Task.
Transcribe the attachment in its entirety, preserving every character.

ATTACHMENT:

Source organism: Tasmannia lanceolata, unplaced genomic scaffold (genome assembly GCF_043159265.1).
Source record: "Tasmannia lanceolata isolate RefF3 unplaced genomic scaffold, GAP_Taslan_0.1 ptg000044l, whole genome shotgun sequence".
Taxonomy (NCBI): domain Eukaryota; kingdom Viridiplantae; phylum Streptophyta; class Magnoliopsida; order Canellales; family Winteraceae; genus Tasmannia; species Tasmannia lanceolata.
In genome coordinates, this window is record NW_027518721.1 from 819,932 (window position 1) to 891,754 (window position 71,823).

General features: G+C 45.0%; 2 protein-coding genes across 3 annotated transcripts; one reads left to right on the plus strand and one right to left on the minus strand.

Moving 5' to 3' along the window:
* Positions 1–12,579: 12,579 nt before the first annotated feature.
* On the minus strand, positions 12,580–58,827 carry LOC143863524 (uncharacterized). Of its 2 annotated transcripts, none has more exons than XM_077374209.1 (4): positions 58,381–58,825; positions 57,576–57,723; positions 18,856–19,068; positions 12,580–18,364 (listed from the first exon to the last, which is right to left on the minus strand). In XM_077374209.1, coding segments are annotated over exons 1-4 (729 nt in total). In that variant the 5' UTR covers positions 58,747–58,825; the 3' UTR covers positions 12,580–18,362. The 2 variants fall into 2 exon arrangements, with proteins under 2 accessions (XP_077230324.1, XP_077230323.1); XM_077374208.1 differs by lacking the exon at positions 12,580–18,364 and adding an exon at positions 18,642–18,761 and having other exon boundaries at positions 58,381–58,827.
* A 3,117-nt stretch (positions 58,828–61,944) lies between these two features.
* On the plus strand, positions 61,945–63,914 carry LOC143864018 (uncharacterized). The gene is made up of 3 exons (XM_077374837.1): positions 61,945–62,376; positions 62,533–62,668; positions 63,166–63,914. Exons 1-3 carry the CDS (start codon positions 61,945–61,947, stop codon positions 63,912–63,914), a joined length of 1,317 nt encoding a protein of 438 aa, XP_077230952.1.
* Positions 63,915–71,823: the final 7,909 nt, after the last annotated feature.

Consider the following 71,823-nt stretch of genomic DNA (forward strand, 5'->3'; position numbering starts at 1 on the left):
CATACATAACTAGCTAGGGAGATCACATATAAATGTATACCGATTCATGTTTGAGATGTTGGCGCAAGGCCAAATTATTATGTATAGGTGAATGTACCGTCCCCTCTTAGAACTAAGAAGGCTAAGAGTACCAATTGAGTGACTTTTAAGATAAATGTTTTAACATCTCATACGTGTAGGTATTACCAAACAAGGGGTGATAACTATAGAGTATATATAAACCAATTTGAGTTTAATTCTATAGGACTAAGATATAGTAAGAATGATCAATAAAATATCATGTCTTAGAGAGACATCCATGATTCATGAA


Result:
Source organism: Tasmannia lanceolata, unplaced genomic scaffold (genome assembly GCF_043159265.1).
Source record: "Tasmannia lanceolata isolate RefF3 unplaced genomic scaffold, GAP_Taslan_0.1 ptg000044l, whole genome shotgun sequence".
Taxonomy (NCBI): domain Eukaryota; kingdom Viridiplantae; phylum Streptophyta; class Magnoliopsida; order Canellales; family Winteraceae; genus Tasmannia; species Tasmannia lanceolata.
In genome coordinates, this window is record NW_027518721.1 from 819,932 (window position 1) to 891,754 (window position 71,823).

General features: G+C 45.0%; 2 protein-coding genes across 3 annotated transcripts; one reads left to right on the plus strand and one right to left on the minus strand.

Moving 5' to 3' along the window:
* Positions 1–12,579: 12,579 nt before the first annotated feature.
* On the minus strand, positions 12,580–58,827 carry LOC143863524 (uncharacterized). Of its 2 annotated transcripts, none has more exons than XM_077374209.1 (4): positions 58,381–58,825; positions 57,576–57,723; positions 18,856–19,068; positions 12,580–18,364 (listed from the first exon to the last, which is right to left on the minus strand). In XM_077374209.1, coding segments are annotated over exons 1-4 (729 nt in total). In that variant the 5' UTR covers positions 58,747–58,825; the 3' UTR covers positions 12,580–18,362. The 2 variants fall into 2 exon arrangements, with proteins under 2 accessions (XP_077230324.1, XP_077230323.1); XM_077374208.1 differs by lacking the exon at positions 12,580–18,364 and adding an exon at positions 18,642–18,761 and having other exon boundaries at positions 58,381–58,827.
* A 3,117-nt stretch (positions 58,828–61,944) lies between these two features.
* On the plus strand, positions 61,945–63,914 carry LOC143864018 (uncharacterized). The gene is made up of 3 exons (XM_077374837.1): positions 61,945–62,376; positions 62,533–62,668; positions 63,166–63,914. Exons 1-3 carry the CDS (start codon positions 61,945–61,947, stop codon positions 63,912–63,914), a joined length of 1,317 nt encoding a protein of 438 aa, XP_077230952.1.
* Positions 63,915–71,823: the final 7,909 nt, after the last annotated feature.

Consider the following 71,823-nt stretch of genomic DNA (forward strand, 5'->3'; position numbering starts at 1 on the left):
CATACATAACTAGCTAGGGAGATCACATATAAATGTATACCGATTCATGTTTGAGATGTTGGCGCAAGGCCAAATTATTATGTATAGGTGAATGTACCGTCCCCTCTTAGAACTAAGAAGGCTAAGAGTACCAATTGAGTGACTTTTAAGATAAATGTTTTAACATCTCATACGTGTAGGTATTACCAAACAAGGGGTGATAACTATAGAGTATATATAAACCAATTTGAGTTTAATTCTATAGGACTAAGATATAGTAAGAATGATCAATAAAATATCATGTCTTAGAGAGACATCCATGATTCATGAA